you, for you certainly are a capital hand for fuch
a youngster."
Joachim was greatly pleaded with the penny, for
it was a curious old one, with a hole through it;
and he told his Mother all about it; but though it
may feem strange, he never mentioned the bottle
and the Genie to her at all. That appeared to
him to be a quite private affair of his own.
He altered very much, however, by degrees.
He had been till then rather a dull, filent boy:
now he talked much more, was more amufing,
was always endeavouring to draw, and after being
at church would try to read the prayers like the
parfon. His Mother was delighted. She began
to think her fon would grow up a good scholar
after all, and being now well off, owing to the
King's kindnefs, the resolved on fending little Jo-
achim to school.
To school, accordingly, he went; and here, my
little readers, there was a great change for him.
Hitherto he had lived very much alone with his
Mother, and being quiet, and somewhat dull by
nature, he had never till quite lately had many
acquaintances of his own age.
Now, however, he found himself among great

Joachim the Mimic.


numbers of youths, of all ages, and all chara&ers.
At firft he was thy and obfervant, but this foon
wore off, and he became a favourite. Nobody
was more liked at any time, and he was com-
pletely unrivalled in the play-ground. He could
fet all the boys in a roar of laughter, when, hid
behind a bufh, he would bark fo like a dog that
the unhappy wights who were not in the fecret
expe&ed to fee a vicious hound spring out upon
them, and took to their heels in fright. He was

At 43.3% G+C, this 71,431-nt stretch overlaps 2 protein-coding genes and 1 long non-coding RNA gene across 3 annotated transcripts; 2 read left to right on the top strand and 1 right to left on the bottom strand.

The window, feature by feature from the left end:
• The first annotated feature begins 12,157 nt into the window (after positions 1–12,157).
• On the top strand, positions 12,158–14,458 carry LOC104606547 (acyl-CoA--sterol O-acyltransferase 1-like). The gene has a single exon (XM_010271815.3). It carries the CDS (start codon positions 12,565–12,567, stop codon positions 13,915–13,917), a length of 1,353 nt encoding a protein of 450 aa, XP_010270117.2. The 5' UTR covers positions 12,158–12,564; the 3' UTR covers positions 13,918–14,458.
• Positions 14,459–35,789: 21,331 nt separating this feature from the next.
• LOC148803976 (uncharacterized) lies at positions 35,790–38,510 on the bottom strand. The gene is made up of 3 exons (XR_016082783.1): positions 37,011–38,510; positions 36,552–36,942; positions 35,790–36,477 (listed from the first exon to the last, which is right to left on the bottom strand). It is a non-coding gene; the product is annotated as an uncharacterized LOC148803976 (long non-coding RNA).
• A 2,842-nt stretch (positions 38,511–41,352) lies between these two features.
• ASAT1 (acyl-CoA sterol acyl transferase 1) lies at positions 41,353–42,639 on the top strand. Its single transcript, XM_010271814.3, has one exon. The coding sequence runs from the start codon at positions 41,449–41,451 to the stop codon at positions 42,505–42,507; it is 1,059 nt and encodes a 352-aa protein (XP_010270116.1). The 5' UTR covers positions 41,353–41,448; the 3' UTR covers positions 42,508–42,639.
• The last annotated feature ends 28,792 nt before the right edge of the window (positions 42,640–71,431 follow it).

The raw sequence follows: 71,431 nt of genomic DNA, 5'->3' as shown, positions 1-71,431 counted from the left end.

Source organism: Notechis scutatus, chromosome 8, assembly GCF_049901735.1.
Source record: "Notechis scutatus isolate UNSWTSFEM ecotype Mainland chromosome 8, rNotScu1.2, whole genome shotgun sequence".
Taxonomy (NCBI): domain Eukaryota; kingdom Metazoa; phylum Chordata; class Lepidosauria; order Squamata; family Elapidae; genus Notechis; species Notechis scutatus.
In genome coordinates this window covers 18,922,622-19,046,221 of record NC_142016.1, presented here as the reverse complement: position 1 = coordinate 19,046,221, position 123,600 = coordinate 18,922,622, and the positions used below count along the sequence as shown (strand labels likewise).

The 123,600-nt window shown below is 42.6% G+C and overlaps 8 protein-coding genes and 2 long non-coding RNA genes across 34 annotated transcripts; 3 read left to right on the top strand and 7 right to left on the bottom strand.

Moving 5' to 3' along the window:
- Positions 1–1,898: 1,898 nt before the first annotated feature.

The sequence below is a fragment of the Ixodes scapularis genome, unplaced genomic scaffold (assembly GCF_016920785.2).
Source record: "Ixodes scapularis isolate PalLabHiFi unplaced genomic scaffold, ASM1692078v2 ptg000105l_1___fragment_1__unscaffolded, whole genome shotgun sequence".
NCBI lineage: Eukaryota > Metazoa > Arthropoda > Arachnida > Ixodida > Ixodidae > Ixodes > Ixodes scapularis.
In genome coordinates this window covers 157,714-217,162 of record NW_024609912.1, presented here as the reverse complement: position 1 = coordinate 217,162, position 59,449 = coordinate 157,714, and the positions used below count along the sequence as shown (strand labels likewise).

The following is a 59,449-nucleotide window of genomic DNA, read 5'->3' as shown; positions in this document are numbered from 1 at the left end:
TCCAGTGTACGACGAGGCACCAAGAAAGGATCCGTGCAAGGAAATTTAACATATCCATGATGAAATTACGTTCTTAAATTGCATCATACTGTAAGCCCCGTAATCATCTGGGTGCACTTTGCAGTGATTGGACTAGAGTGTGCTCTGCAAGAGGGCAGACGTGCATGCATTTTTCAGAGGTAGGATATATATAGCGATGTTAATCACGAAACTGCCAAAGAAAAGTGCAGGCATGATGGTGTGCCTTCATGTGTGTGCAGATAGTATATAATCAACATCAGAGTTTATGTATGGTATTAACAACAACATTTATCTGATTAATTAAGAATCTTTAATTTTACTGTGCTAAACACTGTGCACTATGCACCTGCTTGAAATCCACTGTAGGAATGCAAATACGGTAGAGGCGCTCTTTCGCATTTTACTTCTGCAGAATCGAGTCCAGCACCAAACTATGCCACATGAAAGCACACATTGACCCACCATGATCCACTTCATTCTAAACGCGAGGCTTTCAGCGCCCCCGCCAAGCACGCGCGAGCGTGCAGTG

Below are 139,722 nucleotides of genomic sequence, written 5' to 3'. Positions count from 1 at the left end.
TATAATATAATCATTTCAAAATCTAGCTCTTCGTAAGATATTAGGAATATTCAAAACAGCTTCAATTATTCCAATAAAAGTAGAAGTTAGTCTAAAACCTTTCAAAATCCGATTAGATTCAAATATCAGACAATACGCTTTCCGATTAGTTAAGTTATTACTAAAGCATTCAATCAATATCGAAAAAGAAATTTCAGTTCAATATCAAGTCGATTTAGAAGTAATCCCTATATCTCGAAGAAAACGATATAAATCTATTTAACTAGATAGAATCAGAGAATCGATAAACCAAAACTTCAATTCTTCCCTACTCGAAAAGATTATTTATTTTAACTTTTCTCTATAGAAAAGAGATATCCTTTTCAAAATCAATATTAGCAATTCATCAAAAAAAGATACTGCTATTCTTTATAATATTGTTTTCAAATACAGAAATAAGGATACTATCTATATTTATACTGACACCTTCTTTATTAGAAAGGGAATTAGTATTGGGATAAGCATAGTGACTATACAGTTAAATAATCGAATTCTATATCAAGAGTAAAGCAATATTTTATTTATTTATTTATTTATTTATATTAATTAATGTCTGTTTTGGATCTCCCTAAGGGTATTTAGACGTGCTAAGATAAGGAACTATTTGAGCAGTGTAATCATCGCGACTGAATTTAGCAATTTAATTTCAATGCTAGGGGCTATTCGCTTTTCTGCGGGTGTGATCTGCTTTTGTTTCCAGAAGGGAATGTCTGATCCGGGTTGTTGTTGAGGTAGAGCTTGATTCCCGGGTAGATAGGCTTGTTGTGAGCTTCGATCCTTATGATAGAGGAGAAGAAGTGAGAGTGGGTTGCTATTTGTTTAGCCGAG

firft in every attempt at a&ing, which the boys
got up; and there was not a cat nor a pig in the
neighbourhood whofe mew and fqueak he could
not give with the utmoft exa&nefs. If you alk
how he got on at leffons, I muft fay-well, but
not very well. His powers of entertaining his
companions were fo great, that I fear he found
their eafily-acquired praise more tempting than the
rewards of laborious learning. He could learn
eafily enough, it is true; but while his fteadier
neighbours were working hard, he was devifing
fome new fcheme for fun when leflbns should be
over, or making fome odd drawing on his'flate to
induce his companions to an outburit of laughter.
There were many excuses to be made for little
Joachim; and it is always fo pleasant to pleafe,
that I do not much wonder at his being led aftray
by polleffing the power.
Time went on, meanwhile; and Joachim became
aware at laft that he poffeffed a larger fhare than
common of the power of imitation. When he

68 Joachim the Mimic.
firft clearly felt this, he thought of the Genie and
his two forefingers, I believe;-but his school life,
and his funny ways, and the constant diverfion of
his mind, quite prevented his thinking of all the
ferious things the Genie had spoken. Nay, even
his Mother's words had nearly faded from his
mind, and he had forgotten the young King, and
his own wifhes to be like him. It was a pity it
was fo; but fo it was! Poor Joachim! he was
a very good fellow, and kind alfo in reality; but
firft the pleafure of making his companions laugh,
and then the pleasure of being a fort of little great
man among them, were fafi misleading him.
For inffance, though at firft he amufed them by
imitating dogs, and cats, and pigs, he next tried
his powers at imitating any thing queer and
odd in the boys themselves, and, for a time, this
was moft entertaining. When he mimicked the
awkward walk of one boy, and the bad drawl
of another, and the loutifh carriage of a third, the
school rebounded with shouts of laughter, which
seemed to our Hero a great triumph,-fomething
like the cheers which had greeted the good young
King as he left the fifhing-town. But certainly
the caufe was a very different one By degrees,
however, it muft be admitted, that Joachim's po-
pularity began a little to decreafe; for, though a
boy has no objection to fee his neighbour laughed
at, he does not like quite fo well to be laughed at
himself, and there are very few who can bear it
with good humour. And now Joachim had given

Joachim the Mimic.


fuch way to the paftime, that he was always hunt-
ing up abfurdities in his friends and neighbours, and
no one felt fafe.
It was a long time before Joachim found out
the change that was taking place, for there were
fill plenty of loud laughers on his fide; but once